There’s a wide range of scary poems, beginning with the ones that register the pleasure of being a little scared, like Dickinson’s responding to “a narrow fellow in the grass…with “a tighter Breathing/ And zero at the bone.” The ferocity of anger can be both funny and frightening, as it is in Margaret Atwood’s four-line poem:
You fit into me
like a hook into an eye
a fish hook
an open eye
And in the last stanza of Plath’s “Lady Lazarus”:
Out of the ash
I rise with my red hair
And I eat men like air.
Her hallucinatory poem “The Bee Meeting” gives me nightmares. If you think Louise Gluck’s “Gretel in Darkness” is terrifying, take a look at “All Hallows.” Many of Frost’s poems disturb the deepest levels, like “Design” and “Out, Out–,” for example. In the first one, Frost pushes the implications of the argument from design for the existence of god to its logical conclusion: Do you really want to believe in a god who pays attention to every detail of life and death? When I first read “Out, Out–” I went back again and again, hoping I was wrong about what happens–but I wasn’t. There’s something far more deeply frightening to me about seeing through the words to the terrifying events beyond them than seeing the events directly. It’s the delayed realization, the double take, the oh no. Robert Morgan’s poem “The Mountain Bride” loops back to Dickinson’s narrow fellow in a terrifying scene.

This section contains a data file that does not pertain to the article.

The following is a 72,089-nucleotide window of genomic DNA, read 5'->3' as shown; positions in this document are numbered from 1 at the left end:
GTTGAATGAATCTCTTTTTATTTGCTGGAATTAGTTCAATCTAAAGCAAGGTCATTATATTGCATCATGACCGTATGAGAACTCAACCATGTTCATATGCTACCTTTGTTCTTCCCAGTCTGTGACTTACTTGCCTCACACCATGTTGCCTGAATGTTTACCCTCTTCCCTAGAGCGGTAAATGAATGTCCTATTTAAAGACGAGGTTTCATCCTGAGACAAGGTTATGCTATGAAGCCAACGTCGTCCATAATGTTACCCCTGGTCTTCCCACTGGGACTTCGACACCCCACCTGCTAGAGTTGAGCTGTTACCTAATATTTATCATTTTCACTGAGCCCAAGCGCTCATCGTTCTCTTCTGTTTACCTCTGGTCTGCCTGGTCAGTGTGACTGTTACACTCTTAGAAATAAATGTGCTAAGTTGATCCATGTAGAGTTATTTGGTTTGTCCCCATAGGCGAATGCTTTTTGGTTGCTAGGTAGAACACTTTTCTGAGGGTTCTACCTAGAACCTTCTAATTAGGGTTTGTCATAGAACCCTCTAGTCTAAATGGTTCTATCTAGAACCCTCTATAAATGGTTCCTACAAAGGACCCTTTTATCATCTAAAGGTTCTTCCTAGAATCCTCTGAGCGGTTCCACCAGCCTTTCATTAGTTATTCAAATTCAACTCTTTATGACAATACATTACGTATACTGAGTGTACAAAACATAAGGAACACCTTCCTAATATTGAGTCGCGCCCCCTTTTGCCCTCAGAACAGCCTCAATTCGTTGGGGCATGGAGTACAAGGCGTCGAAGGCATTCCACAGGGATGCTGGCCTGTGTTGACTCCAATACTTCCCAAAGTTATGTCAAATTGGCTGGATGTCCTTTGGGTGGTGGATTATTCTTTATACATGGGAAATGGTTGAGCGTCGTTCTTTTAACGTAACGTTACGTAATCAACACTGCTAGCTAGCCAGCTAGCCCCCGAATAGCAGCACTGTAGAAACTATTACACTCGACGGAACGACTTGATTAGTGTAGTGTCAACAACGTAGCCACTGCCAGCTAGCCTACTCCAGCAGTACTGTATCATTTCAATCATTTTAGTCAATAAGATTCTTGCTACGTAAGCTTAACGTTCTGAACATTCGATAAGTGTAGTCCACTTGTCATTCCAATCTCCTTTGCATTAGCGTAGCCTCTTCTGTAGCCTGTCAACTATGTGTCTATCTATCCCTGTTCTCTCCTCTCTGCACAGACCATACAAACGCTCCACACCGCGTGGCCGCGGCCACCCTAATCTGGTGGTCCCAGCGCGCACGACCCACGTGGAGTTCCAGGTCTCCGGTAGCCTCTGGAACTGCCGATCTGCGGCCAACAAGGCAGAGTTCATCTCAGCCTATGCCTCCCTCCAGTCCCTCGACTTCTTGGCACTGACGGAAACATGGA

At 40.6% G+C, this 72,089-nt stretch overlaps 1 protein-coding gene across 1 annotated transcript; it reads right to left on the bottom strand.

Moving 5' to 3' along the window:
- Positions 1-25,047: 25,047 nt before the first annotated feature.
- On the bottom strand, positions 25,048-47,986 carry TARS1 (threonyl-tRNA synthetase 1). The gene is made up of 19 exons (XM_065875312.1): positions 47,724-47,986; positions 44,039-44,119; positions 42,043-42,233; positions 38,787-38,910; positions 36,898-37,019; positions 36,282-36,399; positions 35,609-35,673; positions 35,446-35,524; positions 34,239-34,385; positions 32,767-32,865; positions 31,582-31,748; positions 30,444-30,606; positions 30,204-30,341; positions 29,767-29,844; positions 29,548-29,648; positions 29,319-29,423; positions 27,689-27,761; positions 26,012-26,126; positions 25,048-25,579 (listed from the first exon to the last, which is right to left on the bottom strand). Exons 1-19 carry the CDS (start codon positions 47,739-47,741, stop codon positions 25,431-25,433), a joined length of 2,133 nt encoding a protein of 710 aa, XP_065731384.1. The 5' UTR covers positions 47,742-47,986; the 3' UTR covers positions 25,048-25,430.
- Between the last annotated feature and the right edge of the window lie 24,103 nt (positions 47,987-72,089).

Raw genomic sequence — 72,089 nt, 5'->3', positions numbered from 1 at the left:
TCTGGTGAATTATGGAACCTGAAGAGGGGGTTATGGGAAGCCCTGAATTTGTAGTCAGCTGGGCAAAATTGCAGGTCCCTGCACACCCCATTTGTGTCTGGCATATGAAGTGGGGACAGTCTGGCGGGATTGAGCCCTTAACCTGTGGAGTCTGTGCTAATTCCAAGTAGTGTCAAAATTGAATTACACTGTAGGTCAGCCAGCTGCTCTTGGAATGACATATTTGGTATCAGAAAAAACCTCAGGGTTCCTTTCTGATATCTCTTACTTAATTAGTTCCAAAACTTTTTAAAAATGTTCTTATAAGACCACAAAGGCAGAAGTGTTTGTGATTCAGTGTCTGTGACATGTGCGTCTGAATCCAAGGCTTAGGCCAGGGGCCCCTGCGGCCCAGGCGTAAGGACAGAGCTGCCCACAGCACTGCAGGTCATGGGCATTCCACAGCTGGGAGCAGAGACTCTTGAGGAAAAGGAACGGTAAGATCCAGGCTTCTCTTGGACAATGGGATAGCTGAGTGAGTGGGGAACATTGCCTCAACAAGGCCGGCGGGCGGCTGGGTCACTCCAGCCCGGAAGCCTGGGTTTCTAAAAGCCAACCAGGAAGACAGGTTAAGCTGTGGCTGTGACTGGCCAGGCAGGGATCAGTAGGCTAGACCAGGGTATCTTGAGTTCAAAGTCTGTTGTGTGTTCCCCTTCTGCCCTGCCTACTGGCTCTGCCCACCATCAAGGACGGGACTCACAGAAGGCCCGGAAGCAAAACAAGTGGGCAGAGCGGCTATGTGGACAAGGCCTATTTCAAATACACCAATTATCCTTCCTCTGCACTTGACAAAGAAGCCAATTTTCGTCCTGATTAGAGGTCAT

So what are some of your favorite frightening poems? Post the poems or the links.